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    Travel in Britain - a thematic guide to Britain
How to get around the United Kingdom
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Getting round the United Kingdom

Plane Train Bus & coach Car Cycle & foot

  Independent travellers visiting the United Kingdom have plenty of ways of getting round the country.  By air, by train, by bus and coach, by car, or by rental car - not to mention the other options, such as bisiting Britain on a bicycle, or even on foot.  
  Your choice will depend very much on where you want to go, what you want to see, how fast you want to get round, and how much you want to spend.

Round Britain by air.

Unless you are travelling further north than Manchester or Liverpool, it does not make a lot of sense to travel by air, as distances in Britain are not too great. By the time you've reached a London airport, and gone through all the checkin process, you could be half way to Manchester already on a train.
  Flying makes sense if you want to visit the far north of England or Scotland. There are airports in all major British cities, and plenty of cross-country flights operated by the low-cost airlines such as Ryanair, Easyjet or Flybe.  The low-cost carriers do not use London's Heathrow airport, so if you want to connect to a domestic flight at LHR, book onwards on a British Airways internal flight.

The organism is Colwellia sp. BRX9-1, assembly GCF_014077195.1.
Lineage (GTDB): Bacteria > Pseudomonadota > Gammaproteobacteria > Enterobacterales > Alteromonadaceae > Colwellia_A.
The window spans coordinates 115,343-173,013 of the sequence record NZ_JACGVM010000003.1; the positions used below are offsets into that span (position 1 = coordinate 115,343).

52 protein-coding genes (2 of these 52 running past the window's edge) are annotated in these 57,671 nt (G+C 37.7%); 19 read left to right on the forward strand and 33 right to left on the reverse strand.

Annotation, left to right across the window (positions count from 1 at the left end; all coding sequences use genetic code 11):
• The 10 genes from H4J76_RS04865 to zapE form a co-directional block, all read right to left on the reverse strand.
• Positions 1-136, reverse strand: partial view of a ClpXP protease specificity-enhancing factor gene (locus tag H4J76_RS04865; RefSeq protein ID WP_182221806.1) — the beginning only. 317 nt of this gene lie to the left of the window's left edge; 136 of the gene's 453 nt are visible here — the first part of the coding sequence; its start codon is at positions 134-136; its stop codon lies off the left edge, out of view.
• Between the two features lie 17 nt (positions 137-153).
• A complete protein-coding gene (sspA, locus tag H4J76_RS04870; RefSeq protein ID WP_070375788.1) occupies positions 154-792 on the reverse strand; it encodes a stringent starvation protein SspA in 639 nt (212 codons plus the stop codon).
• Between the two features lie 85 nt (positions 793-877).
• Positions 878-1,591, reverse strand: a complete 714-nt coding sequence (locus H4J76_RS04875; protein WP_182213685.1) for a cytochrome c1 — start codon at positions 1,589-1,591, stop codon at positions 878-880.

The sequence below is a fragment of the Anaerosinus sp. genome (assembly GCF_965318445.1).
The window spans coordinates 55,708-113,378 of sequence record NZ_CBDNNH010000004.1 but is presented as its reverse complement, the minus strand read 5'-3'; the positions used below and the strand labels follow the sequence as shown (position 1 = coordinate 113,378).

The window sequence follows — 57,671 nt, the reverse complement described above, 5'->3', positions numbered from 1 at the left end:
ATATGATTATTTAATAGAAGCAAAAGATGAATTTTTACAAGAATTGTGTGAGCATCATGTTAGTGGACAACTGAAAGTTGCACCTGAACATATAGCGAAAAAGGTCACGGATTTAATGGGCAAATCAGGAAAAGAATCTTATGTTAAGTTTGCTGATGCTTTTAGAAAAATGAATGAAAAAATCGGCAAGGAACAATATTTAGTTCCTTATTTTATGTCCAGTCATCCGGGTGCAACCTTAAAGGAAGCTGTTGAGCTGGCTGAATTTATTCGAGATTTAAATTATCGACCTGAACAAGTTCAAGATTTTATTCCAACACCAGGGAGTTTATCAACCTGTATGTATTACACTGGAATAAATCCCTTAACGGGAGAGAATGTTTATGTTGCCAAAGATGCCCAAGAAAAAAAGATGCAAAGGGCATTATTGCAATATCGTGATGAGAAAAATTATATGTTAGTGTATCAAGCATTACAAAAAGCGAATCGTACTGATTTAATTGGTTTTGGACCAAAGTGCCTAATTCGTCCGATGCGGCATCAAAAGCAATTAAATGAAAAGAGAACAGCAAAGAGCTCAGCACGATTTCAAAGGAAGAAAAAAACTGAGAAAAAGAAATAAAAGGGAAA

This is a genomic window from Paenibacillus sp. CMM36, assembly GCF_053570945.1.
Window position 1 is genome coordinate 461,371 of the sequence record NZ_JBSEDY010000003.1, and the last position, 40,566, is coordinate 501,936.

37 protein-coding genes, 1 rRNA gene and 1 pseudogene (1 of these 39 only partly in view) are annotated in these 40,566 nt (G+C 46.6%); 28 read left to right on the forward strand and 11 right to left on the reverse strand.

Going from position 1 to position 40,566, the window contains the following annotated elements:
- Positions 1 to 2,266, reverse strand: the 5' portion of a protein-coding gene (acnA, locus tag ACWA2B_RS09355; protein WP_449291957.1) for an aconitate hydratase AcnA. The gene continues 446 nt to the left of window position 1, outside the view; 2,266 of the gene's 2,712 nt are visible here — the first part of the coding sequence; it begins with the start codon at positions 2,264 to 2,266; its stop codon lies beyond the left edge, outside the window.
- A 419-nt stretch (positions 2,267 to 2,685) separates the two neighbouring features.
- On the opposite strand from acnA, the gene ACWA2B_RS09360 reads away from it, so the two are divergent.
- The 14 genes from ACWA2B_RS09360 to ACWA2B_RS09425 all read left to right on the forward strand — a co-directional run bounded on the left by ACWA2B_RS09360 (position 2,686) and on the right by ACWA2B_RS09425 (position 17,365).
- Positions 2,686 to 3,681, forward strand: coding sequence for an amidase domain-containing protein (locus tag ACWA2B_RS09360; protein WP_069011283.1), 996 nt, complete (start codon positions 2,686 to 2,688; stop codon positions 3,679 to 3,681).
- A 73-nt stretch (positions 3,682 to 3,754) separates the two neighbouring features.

Taking the train

The British train network is fairly substantial, though not to the extent that it once was. Mainline train travel is quite expensive if you book last-minute, but there are plenty of cheap seats available if you book well in advance, or avoid peak travel periods.  For more on this, see Rail travel in Britain.

Bus and coach

Within Britain's cities, there are plenty of bus services to help you get around. However note that in London "hopping on a bus" is an expensive way to see the city, unless you have a travel card. things are generally cheaper in other British cities.
  A London travel card lets you use the buses and the underground.  For more on this see  Travel in London.
  For travel between cities, there are plenty of express coach services, and rates are generally cheaper, sometimes much cheaper, than the train. The biggest operator is  National Express

Road travel - Driving

There's one thing that puts a lot of people off the idea of driving in Britain, and that is the fact that in Britain, cars drive on the left. That's fine if you're from Japan or Australia, for example, but less fine if you're from continental Europe or the Americas.
   But driving on the left is not too difficult, and its something an experienced driver will get used to quite quickly.  for more on this see ►  Driving in Britain.

Car hire

There are plenty of opportunities for hiring a car in Britain : this can be done at any airport, or in city centre locations. does not recommend hiring a car in the central area of London. For more on hiring a car in Britain, see  Car Hire

Cycling and walking

Britain is well equipped in dedicated cycleways, and cycle-tourism is popular. For hikers, there are thousands of kilometres of marked walking trails, including some important long-distance routes such as the Pennine Way, up the centre of northern England, or the Coastal footpaths that follow a large part of the British coast.
For hiking opportunities near London, see  Country walks near London

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